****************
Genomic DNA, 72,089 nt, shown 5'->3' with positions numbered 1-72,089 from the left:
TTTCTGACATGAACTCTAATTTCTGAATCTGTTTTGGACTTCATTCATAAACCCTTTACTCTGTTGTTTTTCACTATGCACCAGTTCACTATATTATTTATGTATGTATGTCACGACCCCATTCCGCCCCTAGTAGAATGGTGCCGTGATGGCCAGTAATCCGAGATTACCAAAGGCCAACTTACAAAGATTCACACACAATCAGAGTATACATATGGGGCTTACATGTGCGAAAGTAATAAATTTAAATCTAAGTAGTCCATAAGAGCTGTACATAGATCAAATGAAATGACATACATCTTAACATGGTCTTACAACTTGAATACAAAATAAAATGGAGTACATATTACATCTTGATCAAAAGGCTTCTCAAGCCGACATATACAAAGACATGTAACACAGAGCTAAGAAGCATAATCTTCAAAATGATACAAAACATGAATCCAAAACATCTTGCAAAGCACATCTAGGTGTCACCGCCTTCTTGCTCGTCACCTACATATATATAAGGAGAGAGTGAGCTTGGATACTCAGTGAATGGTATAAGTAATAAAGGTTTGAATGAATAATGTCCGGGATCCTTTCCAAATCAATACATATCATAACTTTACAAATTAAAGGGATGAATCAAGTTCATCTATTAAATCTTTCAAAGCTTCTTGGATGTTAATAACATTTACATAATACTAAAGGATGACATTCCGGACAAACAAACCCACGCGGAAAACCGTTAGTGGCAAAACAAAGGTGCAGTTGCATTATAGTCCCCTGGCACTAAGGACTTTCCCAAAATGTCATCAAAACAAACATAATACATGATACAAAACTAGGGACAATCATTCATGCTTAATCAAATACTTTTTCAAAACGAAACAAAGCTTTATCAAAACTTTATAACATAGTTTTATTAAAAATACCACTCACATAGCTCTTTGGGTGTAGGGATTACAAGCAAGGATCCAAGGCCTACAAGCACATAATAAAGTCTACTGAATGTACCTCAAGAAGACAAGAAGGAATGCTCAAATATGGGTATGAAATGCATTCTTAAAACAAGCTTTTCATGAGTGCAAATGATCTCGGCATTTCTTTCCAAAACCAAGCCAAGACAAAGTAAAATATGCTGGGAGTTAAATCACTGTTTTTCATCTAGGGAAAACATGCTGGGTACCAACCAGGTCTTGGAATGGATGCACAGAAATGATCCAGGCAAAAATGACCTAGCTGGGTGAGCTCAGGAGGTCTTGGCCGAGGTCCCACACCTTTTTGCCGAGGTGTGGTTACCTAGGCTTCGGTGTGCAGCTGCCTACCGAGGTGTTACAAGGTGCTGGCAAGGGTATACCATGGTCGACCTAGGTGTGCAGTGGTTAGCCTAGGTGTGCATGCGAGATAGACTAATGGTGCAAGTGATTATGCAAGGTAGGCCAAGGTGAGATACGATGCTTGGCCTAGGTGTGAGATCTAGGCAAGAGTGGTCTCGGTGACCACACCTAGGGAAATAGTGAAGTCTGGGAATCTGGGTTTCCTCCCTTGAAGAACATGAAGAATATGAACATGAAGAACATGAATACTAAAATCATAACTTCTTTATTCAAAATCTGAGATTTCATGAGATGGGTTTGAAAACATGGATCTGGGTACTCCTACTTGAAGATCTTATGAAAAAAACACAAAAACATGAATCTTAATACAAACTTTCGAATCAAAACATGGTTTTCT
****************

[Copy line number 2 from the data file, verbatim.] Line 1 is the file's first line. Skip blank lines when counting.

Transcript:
TTTCTGACATGAACTCTAATTTCTGAATCTGTTTTGGACTTCATTCATAAACCCTTTACTCTGTTGTTTTTCACTATGCACCAGTTCACTATATTATTTATGTATGTATGTCACGACCCCATTCCGCCCCTAGTAGAATGGTGCCGTGATGGCCAGTAATCCGAGATTACCAAAGGCCAACTTACAAAGATTCACACACAATCAGAGTATACATATGGGGCTTACATGTGCGAAAGTAATAAATTTAAATCTAAGTAGTCCATAAGAGCTGTACATAGATCAAATGAAATGACATACATCTTAACATGGTCTTACAACTTGAATACAAAATAAAATGGAGTACATATTACATCTTGATCAAAAGGCTTCTCAAGCCGACATATACAAAGACATGTAACACAGAGCTAAGAAGCATAATCTTCAAAATGATACAAAACATGAATCCAAAACATCTTGCAAAGCACATCTAGGTGTCACCGCCTTCTTGCTCGTCACCTACATATATATAAGGAGAGAGTGAGCTTGGATACTCAGTGAATGGTATAAGTAATAAAGGTTTGAATGAATAATGTCCGGGATCCTTTCCAAATCAATACATATCATAACTTTACAAATTAAAGGGATGAATCAAGTTCATCTATTAAATCTTTCAAAGCTTCTTGGATGTTAATAACATTTACATAATACTAAAGGATGACATTCCGGACAAACAAACCCACGCGGAAAACCGTTAGTGGCAAAACAAAGGTGCAGTTGCATTATAGTCCCCTGGCACTAAGGACTTTCCCAAAATGTCATCAAAACAAACATAATACATGATACAAAACTAGGGACAATCATTCATGCTTAATCAAATACTTTTTCAAAACGAAACAAAGCTTTATCAAAACTTTATAACATAGTTTTATTAAAAATACCACTCACATAGCTCTTTGGGTGTAGGGATTACAAGCAAGGATCCAAGGCCTACAAGCACATAATAAAGTCTACTGAATGTACCTCAAGAAGACAAGAAGGAATGCTCAAATATGGGTATGAAATGCATTCTTAAAACAAGCTTTTCATGAGTGCAAATGATCTCGGCATTTCTTTCCAAAACCAAGCCAAGACAAAGTAAAATATGCTGGGAGTTAAATCACTGTTTTTCATCTAGGGAAAACATGCTGGGTACCAACCAGGTCTTGGAATGGATGCACAGAAATGATCCAGGCAAAAATGACCTAGCTGGGTGAGCTCAGGAGGTCTTGGCCGAGGTCCCACACCTTTTTGCCGAGGTGTGGTTACCTAGGCTTCGGTGTGCAGCTGCCTACCGAGGTGTTACAAGGTGCTGGCAAGGGTATACCATGGTCGACCTAGGTGTGCAGTGGTTAGCCTAGGTGTGCATGCGAGATAGACTAATGGTGCAAGTGATTATGCAAGGTAGGCCAAGGTGAGATACGATGCTTGGCCTAGGTGTGAGATCTAGGCAAGAGTGGTCTCGGTGACCACACCTAGGGAAATAGTGAAGTCTGGGAATCTGGGTTTCCTCCCTTGAAGAACATGAAGAATATGAACATGAAGAACATGAATACTAAAATCATAACTTCTTTATTCAAAATCTGAGATTTCATGAGATGGGTTTGAAAACATGGATCTGGGTACTCCTACTTGAAGATCTTATGAAAAAAACACAAAAACATGAATCTTAATACAAACTTTCGAATCAAAACATGGTTTTCT